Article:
“The stories always get better,” McReynolds said. “A lot of the stories are forgotten. But it’s just good to see everybody. We’re all getting into our 60s now and it’s good to see that only one of the guys (Mike Martin) has passed away at this point. That’s really unusual.

“It’s good to see who still has hair and who doesn’t. But the ones that have it, it’s still gray. It’s a good thing to get together.”

McReynolds hit .638 with 15 home runs and had 60 RBI during the first 25 games of his senior high school season at Sylvan Hills, led his team to the Class AAA state title and was named the state’s outstanding player.

He was drafted by the Milwaukee Brewers, but opted to head to Fayetteville for college instead. He wound up being the sixth overall pick of the the 1981 draft after hitting .386 with 17 homers and 57 RBI as a junior at Arkansas.

McReynolds hit .265 with 211 homers and 807 RBI on MLB teams.

DeBriyn remembers taking assistant coach Doug Clark with him to see McReynolds play at Sylvan Hills.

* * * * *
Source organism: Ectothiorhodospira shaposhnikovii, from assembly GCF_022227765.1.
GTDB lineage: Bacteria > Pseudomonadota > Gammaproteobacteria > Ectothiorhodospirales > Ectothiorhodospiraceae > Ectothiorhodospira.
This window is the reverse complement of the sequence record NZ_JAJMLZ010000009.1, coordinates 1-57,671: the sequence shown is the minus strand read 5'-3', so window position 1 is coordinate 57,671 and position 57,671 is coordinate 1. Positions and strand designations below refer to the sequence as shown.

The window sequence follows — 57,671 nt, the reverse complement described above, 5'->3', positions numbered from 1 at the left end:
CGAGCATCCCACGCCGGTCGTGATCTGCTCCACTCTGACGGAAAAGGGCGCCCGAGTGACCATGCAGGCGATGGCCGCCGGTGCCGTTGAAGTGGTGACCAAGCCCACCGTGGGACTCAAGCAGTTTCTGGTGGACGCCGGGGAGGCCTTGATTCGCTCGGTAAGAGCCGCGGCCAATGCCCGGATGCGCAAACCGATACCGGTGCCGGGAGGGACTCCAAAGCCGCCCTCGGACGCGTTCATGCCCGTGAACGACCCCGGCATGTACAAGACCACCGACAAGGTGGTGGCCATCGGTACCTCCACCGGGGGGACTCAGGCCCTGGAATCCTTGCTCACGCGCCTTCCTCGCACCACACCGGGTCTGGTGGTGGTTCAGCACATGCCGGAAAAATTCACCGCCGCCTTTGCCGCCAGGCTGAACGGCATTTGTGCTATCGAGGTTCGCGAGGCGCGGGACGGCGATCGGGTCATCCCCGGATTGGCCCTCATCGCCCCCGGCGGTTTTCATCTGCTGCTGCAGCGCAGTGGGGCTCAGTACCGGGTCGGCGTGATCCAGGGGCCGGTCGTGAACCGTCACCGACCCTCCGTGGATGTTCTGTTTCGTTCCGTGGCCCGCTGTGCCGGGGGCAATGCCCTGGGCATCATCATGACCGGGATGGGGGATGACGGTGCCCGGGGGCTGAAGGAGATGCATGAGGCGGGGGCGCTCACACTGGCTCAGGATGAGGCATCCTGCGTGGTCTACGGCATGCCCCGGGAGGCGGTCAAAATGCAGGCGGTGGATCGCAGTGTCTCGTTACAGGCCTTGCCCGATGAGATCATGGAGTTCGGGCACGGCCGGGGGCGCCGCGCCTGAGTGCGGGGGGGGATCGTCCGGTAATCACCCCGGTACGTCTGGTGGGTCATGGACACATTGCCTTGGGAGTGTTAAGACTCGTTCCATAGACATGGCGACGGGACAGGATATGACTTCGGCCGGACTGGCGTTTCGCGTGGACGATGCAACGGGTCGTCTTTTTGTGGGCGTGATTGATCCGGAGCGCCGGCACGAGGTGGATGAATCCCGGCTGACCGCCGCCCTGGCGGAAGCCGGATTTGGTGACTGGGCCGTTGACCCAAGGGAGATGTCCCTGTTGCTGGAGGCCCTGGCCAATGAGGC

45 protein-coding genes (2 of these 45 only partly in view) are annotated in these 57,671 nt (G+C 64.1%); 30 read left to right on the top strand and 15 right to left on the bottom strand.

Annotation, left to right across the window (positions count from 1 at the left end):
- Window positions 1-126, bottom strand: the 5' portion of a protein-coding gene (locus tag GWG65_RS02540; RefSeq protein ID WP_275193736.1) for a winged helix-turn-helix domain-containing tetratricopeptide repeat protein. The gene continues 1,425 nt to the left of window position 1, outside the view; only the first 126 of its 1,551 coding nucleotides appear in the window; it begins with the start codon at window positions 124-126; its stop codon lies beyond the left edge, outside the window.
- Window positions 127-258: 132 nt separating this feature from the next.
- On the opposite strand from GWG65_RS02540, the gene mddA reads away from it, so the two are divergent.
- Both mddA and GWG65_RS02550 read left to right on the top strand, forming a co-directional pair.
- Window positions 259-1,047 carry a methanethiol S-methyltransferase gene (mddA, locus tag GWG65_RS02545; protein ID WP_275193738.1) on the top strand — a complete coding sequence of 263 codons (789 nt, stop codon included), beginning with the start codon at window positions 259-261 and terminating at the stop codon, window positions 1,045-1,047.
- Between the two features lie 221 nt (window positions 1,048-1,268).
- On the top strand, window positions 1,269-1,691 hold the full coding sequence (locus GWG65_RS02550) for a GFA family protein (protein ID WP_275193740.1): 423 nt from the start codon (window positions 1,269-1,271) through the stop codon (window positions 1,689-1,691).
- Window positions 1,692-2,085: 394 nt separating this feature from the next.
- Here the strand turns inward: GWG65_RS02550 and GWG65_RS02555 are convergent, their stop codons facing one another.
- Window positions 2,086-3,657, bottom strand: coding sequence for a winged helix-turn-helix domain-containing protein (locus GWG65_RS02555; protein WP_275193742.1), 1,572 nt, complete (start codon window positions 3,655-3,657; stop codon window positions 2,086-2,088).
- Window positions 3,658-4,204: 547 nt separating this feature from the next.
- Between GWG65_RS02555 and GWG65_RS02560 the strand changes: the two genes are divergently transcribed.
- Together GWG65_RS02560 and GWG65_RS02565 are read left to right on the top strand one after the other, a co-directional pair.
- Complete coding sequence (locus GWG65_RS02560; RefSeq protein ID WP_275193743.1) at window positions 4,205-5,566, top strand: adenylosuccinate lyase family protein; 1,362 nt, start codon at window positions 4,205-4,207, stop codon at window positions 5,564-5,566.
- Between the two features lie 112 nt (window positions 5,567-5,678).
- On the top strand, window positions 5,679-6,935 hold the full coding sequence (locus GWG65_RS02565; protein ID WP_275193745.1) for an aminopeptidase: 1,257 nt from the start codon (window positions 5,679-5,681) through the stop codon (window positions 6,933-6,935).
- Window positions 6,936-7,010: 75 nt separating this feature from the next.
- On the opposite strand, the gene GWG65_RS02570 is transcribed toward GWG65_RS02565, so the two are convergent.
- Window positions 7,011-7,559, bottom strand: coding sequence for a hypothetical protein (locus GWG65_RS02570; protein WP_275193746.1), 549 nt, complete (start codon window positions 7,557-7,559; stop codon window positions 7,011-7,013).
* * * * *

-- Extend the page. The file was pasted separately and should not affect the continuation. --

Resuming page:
“I will never forget it,” DeBriyn said. “I was in awe. I told Doug Clark, ‘You have got to see this guy hit.’ I am not sure that Doug felt real strong about Arkansas high school players.

“I took him to see Kevin and I didn’t really ask him anything about him during the game. But when we were riding back in the car, I asked him, ‘Well, what did you think?’

“He said, ‘That is the greatest high school hitter that I have ever seen.’”

Ray played seven seasons with the Pittsburgh Pirates, four with the then-California Angels and two years with the Japanese League Yakult Swallows.

Ray will be honored as an SEC Legend at this year’s conference tournament in Hoover, Ala., even though he never played in an SEC game for the Razorbacks.

“You know what?” Ray said. “It’s kind of funny because we played in the Southwest Conference. So I didn’t know what that meant. But my wife’s a little excited about it. I haven’t done anything like this years, so we’re going to try too enjoy it.

"It’s nice to be recognized. … Like I said, it was fun when I was over here. I loved the competition and loved the players and loved everything about the university. That’s why I came here. Having success was just an added plus."

Ray chose to turn down Oklahoma and Oklahoma State and others to come to Arkansas and ended being drafted by the Houston Astros in the 12th round of the 1981 MLB draft. He was traded to Pittsburgh.